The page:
Insurgent Ecologies is curated by Imani Jacqueline Brown & Shana M. griffin and organized by Antenna and the New Orleans Center for the Gulf South at Tulane University (“NOCGS”), with support from the Gulf South Open School, PUNCTUATE, & Tulane University’s Newcomb Art Department. This exhibition, public programing, and print project features 45 artists and initiatives and stems from transdisciplinary collaborations nested within the Mississippi Open School for Kinship and Social Exchange and the international Anthropocene Commons project. The exhibit spans two venues, Antenna Gallery and 3OneOne6, and opens Friday-Sunday from 12PM-5PM
The exhibition engages artwork, projects, and collaborative initiatives across the Mississippi watershed that disrupt systems of racial enslavement, coloniality, displacement, and industrial encroachment, which rupture space-time to form a “continuum of extractivism.” Insurgent Ecologies interrogate common assumptions and false solutions while imagining new ecologies that can repair the violence of the “plantationocene”.
This project is also part of the The Mississippi River Open School for Kinship and Social Exchange (2022-2024); an expansive educational and research collaboration through the formation of five river hubs spanning the river’s headwaters to the Gulf. The Open School engages pressing issues at the intersections of race, environment, and extraction through education, cultural exchange, and action.
The Gulf South Open School (GSOS) comprises six organization-based projects in this region. They are the following: Civic Studio (Katie Fronek and Aron Chang), PUNCTUATE (Shana M. griffin), New Orleans Center for the Gulf South (Rebecca Snedeker and Denise Frazier), Dillard University (Amy Lesen), Land Memory Bank and Seed Exchange (Monique Verdin), and Antenna (Monica Mejia Restrepo).
Check out my farmers market blog post linked below to hear more about some steps I recommend for building collaborative and just systems of recovery and rejuvenation through the farmers markets which certainly can be repurposed to work for other grassroots initiatives:
As an amateur archivist, I am always eyeing materials to consider which should be brought home and stored for later research. I knew when I saw this first issue of the new Edible magazine in 2014, that this was a keeper.
Take a look at the Table of Contents and the ideas and names of this short-lived (?) magazine’s inaugural issue (bittersweet to see the late @christylorio with a byline)
Over the weekend, I cracked open the just published “Kuni: A Japanese Vision and Practice for Urban-Rural Connection” authored by Tsuyoshi Sekihara and Richard McCarthy.
Sekihara is the founder and leader of the RMO (Regional Management Organization) Kamiechigo Yamagata Fan Club. This entity is tasked with creating kuni (community) in an estimated 25 villages in rural Japan.
McCarthy was the founder of the regional organization Market Umbrella which is headquartered in New Orleans LA, and (while he and I worked there) had set its farmers market region as “Gator Alley” or “Gumbo Nation” along the Gulf Coast, a name that came to us via our brilliant pal Poppy Tooker and her cohort of 1990/2000 RAFT leaders. In true U.S. fashion, neither description were precise to the entire region where our organization worked (as McCarthy describes it, it was “light and loose as compared to Sekihara’s grounded region”) but even so those food based regional descriptions came close enough for us to not be typecast as urban or rural or some other designation that didn’t fit at all.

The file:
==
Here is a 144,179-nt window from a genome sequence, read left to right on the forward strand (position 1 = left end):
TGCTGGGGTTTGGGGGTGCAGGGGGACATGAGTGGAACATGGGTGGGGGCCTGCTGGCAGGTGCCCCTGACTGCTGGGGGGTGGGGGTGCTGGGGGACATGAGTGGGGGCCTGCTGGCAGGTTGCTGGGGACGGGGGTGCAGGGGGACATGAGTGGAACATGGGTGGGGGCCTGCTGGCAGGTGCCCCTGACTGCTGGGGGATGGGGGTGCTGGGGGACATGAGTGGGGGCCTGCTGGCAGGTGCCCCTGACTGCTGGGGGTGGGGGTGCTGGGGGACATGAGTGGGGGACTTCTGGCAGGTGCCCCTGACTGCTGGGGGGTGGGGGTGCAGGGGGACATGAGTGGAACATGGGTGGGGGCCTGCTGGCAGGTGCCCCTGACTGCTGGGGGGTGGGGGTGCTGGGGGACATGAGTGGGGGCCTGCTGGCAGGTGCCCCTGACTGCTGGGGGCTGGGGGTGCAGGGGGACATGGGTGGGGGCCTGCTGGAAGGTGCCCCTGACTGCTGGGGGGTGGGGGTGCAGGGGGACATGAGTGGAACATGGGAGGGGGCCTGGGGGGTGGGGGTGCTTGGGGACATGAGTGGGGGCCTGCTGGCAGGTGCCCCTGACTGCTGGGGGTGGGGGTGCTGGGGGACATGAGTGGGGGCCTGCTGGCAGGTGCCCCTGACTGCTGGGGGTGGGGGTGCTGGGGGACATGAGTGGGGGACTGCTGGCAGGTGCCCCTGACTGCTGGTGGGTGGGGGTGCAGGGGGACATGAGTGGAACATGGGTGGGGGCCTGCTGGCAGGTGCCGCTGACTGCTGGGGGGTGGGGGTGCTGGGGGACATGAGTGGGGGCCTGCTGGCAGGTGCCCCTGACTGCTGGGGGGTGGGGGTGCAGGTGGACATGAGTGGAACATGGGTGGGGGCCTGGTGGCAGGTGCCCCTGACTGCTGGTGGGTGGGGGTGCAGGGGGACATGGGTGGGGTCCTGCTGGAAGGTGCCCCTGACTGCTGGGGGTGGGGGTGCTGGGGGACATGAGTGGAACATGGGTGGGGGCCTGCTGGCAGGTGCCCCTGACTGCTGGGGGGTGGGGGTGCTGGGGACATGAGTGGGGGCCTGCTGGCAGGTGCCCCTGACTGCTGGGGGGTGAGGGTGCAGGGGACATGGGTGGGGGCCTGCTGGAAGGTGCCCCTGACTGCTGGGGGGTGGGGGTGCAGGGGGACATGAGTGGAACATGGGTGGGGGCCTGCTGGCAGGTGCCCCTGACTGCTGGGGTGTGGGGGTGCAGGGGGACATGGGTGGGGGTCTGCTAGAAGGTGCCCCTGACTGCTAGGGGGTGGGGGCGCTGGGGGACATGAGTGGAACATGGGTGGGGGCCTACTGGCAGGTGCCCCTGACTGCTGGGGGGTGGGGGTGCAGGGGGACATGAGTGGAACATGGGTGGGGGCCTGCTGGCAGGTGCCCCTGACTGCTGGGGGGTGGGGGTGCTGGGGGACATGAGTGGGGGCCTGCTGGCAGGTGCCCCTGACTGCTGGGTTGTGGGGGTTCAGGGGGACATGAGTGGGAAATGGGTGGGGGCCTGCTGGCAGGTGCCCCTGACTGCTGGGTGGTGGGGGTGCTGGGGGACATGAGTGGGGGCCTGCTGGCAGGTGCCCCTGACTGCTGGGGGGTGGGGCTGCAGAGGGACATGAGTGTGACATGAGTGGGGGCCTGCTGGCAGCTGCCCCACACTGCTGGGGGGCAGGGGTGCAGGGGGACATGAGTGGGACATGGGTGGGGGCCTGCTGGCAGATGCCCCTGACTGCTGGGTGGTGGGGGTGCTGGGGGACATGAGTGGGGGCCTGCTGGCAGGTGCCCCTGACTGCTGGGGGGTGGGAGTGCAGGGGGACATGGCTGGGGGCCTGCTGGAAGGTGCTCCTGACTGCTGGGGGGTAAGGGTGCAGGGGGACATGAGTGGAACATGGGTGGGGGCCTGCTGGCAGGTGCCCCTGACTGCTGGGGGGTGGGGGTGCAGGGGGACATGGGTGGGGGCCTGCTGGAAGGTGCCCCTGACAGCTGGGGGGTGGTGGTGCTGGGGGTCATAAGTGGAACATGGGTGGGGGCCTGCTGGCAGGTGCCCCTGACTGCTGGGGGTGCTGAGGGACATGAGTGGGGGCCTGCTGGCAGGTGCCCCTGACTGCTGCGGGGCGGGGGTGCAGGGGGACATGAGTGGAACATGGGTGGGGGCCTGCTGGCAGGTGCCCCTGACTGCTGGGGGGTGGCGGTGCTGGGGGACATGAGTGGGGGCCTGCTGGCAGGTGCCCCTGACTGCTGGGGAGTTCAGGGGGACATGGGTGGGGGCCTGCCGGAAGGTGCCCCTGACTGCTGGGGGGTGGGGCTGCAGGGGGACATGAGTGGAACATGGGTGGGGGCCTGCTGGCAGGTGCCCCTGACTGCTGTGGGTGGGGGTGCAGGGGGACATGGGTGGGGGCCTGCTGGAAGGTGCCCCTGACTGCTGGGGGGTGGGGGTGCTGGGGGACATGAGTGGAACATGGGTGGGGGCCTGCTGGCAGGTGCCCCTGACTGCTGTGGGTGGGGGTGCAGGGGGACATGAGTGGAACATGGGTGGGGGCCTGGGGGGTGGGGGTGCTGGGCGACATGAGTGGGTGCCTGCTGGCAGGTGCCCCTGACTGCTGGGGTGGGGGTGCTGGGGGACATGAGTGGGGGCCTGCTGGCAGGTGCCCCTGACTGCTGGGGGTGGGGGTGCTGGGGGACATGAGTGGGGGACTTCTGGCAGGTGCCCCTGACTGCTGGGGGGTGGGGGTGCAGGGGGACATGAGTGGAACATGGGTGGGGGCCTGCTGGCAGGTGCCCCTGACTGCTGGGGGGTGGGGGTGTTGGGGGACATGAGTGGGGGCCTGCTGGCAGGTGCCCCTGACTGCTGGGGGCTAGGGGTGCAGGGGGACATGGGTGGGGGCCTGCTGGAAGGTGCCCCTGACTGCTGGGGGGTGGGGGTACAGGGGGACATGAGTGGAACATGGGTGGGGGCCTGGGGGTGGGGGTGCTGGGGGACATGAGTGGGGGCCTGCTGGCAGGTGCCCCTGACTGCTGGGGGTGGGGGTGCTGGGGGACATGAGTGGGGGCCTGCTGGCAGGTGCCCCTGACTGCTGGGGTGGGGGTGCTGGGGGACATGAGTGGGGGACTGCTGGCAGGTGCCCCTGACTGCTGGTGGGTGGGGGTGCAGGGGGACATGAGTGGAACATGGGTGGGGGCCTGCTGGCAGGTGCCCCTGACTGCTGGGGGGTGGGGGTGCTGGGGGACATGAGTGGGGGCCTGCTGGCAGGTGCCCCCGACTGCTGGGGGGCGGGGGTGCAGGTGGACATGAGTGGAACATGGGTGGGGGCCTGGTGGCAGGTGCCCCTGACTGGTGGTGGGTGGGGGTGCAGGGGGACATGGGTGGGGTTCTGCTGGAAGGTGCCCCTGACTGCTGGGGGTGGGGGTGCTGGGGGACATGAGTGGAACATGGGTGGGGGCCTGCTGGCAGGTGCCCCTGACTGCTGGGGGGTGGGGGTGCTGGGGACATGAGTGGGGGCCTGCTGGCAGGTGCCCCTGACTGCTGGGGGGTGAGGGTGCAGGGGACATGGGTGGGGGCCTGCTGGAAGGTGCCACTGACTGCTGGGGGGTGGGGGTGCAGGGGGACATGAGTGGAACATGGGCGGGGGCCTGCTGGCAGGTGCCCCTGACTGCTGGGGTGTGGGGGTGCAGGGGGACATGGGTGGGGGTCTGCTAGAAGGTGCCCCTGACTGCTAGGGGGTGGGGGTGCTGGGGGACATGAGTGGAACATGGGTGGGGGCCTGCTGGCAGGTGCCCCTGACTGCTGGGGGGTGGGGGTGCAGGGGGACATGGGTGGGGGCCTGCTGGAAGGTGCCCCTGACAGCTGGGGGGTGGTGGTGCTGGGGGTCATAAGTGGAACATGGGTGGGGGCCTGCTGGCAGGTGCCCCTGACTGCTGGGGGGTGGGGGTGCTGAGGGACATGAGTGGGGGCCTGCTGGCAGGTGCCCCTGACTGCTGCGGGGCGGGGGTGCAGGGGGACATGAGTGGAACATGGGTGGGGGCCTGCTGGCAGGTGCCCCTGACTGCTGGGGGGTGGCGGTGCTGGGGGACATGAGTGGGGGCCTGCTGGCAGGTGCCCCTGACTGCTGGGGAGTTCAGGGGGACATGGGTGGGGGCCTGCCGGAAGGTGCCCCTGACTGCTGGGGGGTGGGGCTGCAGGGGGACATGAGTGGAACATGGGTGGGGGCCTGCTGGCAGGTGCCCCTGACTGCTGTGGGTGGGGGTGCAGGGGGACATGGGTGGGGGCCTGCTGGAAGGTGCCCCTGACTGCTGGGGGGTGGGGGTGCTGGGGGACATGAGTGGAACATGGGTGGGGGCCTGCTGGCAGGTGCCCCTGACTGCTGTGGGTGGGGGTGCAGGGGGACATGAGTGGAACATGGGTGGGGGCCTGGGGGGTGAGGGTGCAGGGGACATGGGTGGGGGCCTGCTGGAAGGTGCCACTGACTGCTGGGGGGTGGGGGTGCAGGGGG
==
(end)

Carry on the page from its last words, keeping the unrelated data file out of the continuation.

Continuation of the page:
Sekihara’s RMO is tasked with creating Kuni’s preconditions and is partially funded by overseeing government projects as well as creating products that can be exported (although the raw materials must originate from within the RMO.) There are other RMOs in Japan, but none with the depth of the KYFC. (It may also be helpful to share that fan clubs like KYFC are common in Japanese society for all types of organizations including corporations, many with their own mascots.)
By having McCarthy as the co-author, the application of Sekihara’s ideas can be illustrated in the hundreds of communities that McCarthy has worked or visited via his work with Market Umbrella, Slow Food US, Slow Food International, or his own current global Think Like Pirates firm. Kuni approach allows for true resource sharing because there there are rules to how you apply it.
A Kuni must:
Be compact but contain all of the elements needed for human life
Have the right scale
Balance between bridging and bonding activities
Choose pluralism over tribalism
Be close to nature
If one applies this set of rules to American organizing, say in the “local” food system where I work, one can see how quickly we’d not meet them. For example, the food system work rarely thinks about energy use; scale is another problem, in that our partners we work with think our scale isn’t “large enough” which we just shrug away rather than challenging it.
Based on that, there are those that will say this idea could only work in Japan which may very well be true, but like any visionary idea it may still be worth the try.